Do you ever play the comparison game? The one where you measure your worth based on how you stack up compared to the people around you? If this were a sport, I’d most likely have a trophy case filled with dust-coated awards. We must know that much of our comparison game playing is useless as it only makes us feel badly about ourselves. What’s worse is making our comparison game about things unworthy of our attention.
I remember when the hubs and I first moved to the tundra and bought a house. We were eager to make a few cosmetic improvements, including new flooring. But before making a final decision about flooring, the owner of the flooring store suggested we visit a home of one of his satisfied customers. We did and their flooring looked great. But that wasn’t all that looked great. The entire home looked pretty great, i.e. better than mine–newer, bigger, and with amenities we could not afford. Worst of all, those very nice homeowners had the audacity to look several years younger than the hubs and me!
I pouted in the car on the way home. The hubs asked what was wrong and I lamented over how that young couple had a nicer home than us and how it seemed unacceptable since we were obviously at similar life stages. Had we fallen behind? Had we chosen wrong careers? Was life simply unfair?
“Shame on you,” he said. (seriously, that’s exactly what he said.)
When I raised my eyebrows at his remark, he continued… “No matter how nice a home we buy, there will always be someone with a nicer one.” In other words, there is no end to the path of dissatisfaction.
I settled myself, chastened. The hubs is a good man.
The comparison game can still be a struggle for me, albeit less so when it comes to counting other people’s money. We are fortunate in that our economic circumstance is mostly the result of conscious lifestyle choices and we don’t lack for any necessities and many luxuries. Plus, I no longer desire a bigger house to decorate, heat or clean. I’m not even much interested in cleaning or updating the home we’ve now lived in for over 15 years. These days, I’m not much into “stuff” as a measurement of my worth.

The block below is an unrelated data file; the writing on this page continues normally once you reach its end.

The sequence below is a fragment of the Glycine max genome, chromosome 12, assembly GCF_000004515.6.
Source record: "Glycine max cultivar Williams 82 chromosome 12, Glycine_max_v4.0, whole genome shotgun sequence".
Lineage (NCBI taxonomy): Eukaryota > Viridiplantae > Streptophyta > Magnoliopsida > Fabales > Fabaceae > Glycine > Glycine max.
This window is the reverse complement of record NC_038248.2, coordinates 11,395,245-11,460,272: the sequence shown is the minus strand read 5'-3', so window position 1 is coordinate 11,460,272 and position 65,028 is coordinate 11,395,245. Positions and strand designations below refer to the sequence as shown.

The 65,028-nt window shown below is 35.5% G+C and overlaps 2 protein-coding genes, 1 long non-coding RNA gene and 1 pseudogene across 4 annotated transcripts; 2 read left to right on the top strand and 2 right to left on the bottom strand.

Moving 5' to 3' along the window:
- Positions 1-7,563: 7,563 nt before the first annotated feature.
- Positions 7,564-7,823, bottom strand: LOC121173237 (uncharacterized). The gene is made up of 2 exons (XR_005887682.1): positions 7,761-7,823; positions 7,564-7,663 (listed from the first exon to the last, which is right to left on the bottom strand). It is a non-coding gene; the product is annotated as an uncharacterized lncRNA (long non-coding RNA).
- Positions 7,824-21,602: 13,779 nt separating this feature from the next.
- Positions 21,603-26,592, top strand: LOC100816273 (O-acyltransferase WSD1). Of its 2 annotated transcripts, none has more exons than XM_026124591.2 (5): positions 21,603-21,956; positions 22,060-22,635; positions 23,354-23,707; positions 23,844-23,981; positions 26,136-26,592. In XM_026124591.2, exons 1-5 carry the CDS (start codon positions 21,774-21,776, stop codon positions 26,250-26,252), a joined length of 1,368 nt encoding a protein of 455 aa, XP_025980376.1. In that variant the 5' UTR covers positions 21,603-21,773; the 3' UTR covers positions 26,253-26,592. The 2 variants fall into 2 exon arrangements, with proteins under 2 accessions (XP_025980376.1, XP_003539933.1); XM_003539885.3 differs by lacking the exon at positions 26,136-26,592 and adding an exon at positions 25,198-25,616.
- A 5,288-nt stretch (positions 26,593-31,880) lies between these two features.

But I do believe there are some suitable measurements against which to gage our performance. For example, I follow the work of other editors and writers and when I discover something praise-worthy, like a beautiful web design or a well-written essay, I want to up my game. I want to do my job well, and hopefully, I will continue to get better by comparing myself to those who do it better.
Some of my friends are great cooks. Others exercise more than me, which isn’t hard to do, but is still admirable. Some folks seek lifelong learning opportunities, travel more, read more and volunteer more. I don’t feel it’s wrong to compare myself to these people–not to shame myself or feel badly about my chosen lifestyle–but to be inspired toward living a more useful life.
Like during a recent dinner date with three of the loveliest friends I could ever ask for; I asked each woman what she was currently reading. I love books and believe a person’s choice of reading material to be insightful. (This is also a good conversation starter.)
One of the women talked about how she is trying to read the bible more. Not books about the bible. Not bible studies. Just plain old digging into God’s Word. Not alone at night before bed or during the early morning hours, but daily at times she would most likely be seen by her children. She spoke of wanting to leave, at the end of her life, a worn and dog-eared bible and memories for her children of regularly having seen their mother immersed in a biblical search for understanding, guidance and encouragement. What a legacy–better than any financial success, career accomplishment or dedication to any particular beauty or fitness routine.